White House Employees Continue Their Work - The staffers who remain at the DaimlerChrysler building quickly set up operations and continue their work. The building becomes “a White House annex,” Anita McBride will comment. [Politico, 9/9/2011; National, 9/11/2011] Some of the staffers discuss how the government can continue to function, and put together checklists of the things various federal departments and agencies should do. [Bridgeland, 2012, pp. 5] Speechwriters David Frum, John McConnell, Matthew Rees, and Matthew Scully work on a speech for President Bush to deliver from the Oval Office this evening. They are assisted by another speechwriter, Michael Gerson, who is at his home in Alexandria, Virginia, but is able to communicate with them by phone. [Frum, 2003, pp. 117, 120; PBS Frontline, 7/7/2004; Draper, 2007, pp. 140]
Officials Consider How Previous Crises Were Managed - Ken Mehlman, the White House political director, instructs Brad Blakeman, the deputy assistant to the president for appointments and scheduling, and Barry Jackson, the director of the Office of Strategic Initiatives, to go on the Internet and research what, if any, significance the date of September 11 has in the Muslim world. Mehlman also instructs Blakeman and Jackson to research how former Presidents Bill Clinton, George H. W. Bush, and Ronald Reagan responded to crises during their presidencies. And he directs Logan Walters, the president’s personal aide, and Ashley Estes, the president’s personal secretary, to come up with a schedule based on how crises were managed during past presidencies. [Draper, 2007, pp. 140-141]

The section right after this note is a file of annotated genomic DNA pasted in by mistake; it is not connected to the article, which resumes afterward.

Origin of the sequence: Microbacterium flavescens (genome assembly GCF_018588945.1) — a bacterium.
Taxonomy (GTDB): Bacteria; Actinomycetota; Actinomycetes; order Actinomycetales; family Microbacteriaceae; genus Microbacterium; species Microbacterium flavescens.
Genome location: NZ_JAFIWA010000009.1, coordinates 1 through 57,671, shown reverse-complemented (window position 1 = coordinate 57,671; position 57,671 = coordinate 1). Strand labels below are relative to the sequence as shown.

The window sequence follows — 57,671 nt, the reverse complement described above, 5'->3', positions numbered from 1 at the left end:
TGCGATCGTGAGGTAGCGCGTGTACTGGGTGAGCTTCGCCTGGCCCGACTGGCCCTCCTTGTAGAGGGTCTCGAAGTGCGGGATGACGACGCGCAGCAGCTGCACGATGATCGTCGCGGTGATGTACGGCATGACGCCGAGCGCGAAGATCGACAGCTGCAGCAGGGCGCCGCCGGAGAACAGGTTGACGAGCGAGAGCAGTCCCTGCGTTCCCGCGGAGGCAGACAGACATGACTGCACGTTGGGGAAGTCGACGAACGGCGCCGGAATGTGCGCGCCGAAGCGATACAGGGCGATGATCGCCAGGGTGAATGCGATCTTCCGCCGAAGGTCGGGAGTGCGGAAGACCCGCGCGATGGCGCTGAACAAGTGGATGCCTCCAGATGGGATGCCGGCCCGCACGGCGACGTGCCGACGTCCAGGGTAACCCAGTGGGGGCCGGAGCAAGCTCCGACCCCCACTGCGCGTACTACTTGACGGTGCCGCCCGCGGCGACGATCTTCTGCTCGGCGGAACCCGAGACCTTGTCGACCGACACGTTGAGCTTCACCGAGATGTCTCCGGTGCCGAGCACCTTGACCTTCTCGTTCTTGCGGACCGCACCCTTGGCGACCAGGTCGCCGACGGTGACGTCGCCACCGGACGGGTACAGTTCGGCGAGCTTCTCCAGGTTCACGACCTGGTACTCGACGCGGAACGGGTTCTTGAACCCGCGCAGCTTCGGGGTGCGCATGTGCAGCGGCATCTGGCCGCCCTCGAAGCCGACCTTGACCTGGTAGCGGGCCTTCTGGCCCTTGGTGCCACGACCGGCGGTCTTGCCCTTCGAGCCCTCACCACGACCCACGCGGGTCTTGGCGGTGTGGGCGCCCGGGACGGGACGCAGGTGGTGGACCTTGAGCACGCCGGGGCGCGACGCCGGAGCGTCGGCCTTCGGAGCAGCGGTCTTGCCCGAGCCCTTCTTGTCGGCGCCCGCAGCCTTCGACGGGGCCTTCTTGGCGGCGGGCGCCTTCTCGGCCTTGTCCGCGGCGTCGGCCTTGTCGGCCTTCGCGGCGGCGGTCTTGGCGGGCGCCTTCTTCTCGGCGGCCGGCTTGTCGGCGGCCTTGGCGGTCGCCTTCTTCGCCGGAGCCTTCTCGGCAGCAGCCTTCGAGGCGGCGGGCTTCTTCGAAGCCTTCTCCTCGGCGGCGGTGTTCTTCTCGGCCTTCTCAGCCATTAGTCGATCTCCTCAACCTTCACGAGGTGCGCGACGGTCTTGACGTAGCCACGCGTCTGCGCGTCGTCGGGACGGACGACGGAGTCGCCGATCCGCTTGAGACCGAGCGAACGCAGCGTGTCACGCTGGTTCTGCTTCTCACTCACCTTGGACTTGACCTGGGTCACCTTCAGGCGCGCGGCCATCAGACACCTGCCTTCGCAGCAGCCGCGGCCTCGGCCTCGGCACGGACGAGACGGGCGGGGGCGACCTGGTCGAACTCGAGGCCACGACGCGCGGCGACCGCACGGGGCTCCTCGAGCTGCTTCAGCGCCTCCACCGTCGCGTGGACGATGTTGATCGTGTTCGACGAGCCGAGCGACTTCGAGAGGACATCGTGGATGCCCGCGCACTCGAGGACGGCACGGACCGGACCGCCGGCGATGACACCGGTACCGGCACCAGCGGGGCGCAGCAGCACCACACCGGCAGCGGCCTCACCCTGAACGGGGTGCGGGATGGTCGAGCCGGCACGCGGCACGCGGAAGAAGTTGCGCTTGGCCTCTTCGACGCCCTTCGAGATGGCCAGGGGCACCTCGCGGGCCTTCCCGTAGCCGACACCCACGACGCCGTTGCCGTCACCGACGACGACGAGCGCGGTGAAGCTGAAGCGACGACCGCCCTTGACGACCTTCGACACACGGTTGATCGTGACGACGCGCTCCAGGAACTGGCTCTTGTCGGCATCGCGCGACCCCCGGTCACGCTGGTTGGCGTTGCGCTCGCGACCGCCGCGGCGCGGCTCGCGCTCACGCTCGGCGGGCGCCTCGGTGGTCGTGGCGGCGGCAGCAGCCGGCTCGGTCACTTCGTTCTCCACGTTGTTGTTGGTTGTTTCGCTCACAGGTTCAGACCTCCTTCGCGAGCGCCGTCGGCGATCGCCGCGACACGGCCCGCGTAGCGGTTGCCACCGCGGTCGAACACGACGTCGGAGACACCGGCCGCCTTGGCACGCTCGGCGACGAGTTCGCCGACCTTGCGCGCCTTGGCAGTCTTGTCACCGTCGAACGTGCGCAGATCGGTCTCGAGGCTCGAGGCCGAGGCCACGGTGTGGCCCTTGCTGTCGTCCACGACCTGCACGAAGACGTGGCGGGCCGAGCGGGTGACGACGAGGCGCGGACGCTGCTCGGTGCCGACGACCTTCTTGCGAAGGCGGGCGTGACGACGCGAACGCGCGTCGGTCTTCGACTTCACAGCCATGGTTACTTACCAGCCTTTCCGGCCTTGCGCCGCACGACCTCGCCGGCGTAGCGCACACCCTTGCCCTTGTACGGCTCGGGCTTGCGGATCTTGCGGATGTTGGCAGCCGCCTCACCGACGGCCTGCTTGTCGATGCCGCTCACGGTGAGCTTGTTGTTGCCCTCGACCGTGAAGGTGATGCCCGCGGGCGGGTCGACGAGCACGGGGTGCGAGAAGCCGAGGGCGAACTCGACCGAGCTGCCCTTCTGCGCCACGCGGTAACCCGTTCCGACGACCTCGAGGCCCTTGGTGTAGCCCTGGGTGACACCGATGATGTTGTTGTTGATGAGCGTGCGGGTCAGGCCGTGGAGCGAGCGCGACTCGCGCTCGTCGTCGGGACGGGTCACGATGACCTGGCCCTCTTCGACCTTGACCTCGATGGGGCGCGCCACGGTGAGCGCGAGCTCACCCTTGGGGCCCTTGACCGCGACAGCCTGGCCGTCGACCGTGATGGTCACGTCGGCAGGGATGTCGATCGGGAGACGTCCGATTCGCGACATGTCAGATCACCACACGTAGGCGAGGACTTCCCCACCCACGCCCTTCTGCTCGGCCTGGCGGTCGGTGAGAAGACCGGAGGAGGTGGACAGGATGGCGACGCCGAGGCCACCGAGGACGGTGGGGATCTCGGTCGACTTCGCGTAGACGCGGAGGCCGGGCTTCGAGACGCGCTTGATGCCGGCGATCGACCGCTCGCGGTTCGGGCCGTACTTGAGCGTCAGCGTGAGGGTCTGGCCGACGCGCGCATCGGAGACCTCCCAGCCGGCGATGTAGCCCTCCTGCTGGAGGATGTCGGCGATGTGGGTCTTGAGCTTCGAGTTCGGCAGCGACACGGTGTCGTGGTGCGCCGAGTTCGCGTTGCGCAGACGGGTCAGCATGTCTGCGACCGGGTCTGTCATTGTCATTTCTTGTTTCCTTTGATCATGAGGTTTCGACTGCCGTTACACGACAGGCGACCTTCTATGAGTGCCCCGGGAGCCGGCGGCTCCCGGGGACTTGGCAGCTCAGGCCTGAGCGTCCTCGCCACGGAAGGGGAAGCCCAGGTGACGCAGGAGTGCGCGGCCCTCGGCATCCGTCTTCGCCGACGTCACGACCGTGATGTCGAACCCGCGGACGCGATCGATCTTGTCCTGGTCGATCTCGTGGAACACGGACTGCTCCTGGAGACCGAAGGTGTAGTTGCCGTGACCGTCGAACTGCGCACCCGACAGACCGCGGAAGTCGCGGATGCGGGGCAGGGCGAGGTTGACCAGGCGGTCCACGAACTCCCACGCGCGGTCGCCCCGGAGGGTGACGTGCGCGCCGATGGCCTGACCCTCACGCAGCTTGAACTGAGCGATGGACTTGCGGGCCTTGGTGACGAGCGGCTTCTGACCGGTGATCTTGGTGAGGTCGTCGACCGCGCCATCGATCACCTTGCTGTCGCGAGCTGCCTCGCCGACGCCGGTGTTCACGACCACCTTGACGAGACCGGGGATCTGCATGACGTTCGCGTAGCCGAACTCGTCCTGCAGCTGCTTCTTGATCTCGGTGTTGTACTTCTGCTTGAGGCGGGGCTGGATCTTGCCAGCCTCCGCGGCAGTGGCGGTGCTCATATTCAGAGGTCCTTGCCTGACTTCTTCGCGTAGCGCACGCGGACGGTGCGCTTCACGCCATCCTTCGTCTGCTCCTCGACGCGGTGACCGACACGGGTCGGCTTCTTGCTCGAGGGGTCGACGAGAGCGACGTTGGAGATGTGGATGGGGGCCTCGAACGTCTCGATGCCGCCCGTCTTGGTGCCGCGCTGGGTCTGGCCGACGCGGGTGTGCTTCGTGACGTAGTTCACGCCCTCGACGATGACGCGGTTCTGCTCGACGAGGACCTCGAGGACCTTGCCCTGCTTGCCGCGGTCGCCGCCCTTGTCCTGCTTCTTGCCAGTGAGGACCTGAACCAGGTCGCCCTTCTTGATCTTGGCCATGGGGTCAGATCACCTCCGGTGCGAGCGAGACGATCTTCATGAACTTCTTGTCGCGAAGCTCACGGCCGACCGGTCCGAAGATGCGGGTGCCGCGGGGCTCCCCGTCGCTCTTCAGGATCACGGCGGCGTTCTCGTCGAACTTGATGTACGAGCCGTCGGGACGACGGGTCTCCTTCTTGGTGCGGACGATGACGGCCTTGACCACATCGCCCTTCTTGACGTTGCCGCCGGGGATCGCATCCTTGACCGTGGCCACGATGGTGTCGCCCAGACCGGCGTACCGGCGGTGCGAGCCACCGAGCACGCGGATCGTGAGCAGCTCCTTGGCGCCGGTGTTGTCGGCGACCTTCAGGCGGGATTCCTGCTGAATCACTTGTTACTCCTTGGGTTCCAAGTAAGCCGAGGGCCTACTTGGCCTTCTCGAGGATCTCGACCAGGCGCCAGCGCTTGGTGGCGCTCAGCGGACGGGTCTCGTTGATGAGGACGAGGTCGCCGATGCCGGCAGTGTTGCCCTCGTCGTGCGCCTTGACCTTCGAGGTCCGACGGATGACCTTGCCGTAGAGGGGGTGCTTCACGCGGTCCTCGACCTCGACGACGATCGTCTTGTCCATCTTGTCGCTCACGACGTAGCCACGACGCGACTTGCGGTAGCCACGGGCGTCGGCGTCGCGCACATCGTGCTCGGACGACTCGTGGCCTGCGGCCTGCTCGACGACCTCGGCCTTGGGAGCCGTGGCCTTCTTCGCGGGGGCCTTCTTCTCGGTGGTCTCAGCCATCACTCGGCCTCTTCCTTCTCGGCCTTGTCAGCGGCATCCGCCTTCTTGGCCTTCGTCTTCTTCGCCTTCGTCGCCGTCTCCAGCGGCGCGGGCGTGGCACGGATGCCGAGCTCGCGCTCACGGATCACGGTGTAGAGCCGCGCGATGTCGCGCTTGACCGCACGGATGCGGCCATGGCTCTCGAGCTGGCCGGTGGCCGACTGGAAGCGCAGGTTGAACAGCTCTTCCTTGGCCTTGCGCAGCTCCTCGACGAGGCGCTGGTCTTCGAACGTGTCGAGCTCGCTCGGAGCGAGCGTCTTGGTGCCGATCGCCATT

Staffers Stay at Building until Late Afternoon - Secret Service agents periodically brief the White House staffers on what is happening in Washington and elsewhere. The staffers will remain at the DaimlerChrysler building until about 5:30 p.m., after word is received that the president is heading back to Washington. The speechwriters will then go to the White House while the other staffers will go home. [National Journal, 8/31/2002; Politico, 9/9/2011]

Entity Tags: Michael Gerson, Barry Jackson, Timothy McBride, Anita McBride, Matthew Scully, Matthew Rees, US Secret Service, Ken Mehlman, Brad Blakeman, Logan Walters, DaimlerChrysler, Ashley Estes, David Frum, John McConnell

Timeline Tags: Complete 911 Timeline, 9/11 Timeline

Ordering 

Time period


Email Updates

Receive weekly email updates summarizing what contributors have added to the History Commons database

 
Donate

Developing and maintaining this site is very labor intensive. If you find it useful, please give us a hand and donate what you can.
Donate Now

Volunteer

If you would like to help us with this effort, please contact us. We need help with programming (Java, JDO, mysql, and xml), design, networking, and publicity. If you want to contribute information to this site, click the register link at the top of the page, and start contributing.
Contact Us

Creative Commons License Except where otherwise noted, the textual content of each timeline is licensed under a Creative Commons Attribution-NonCommercial-ShareAlike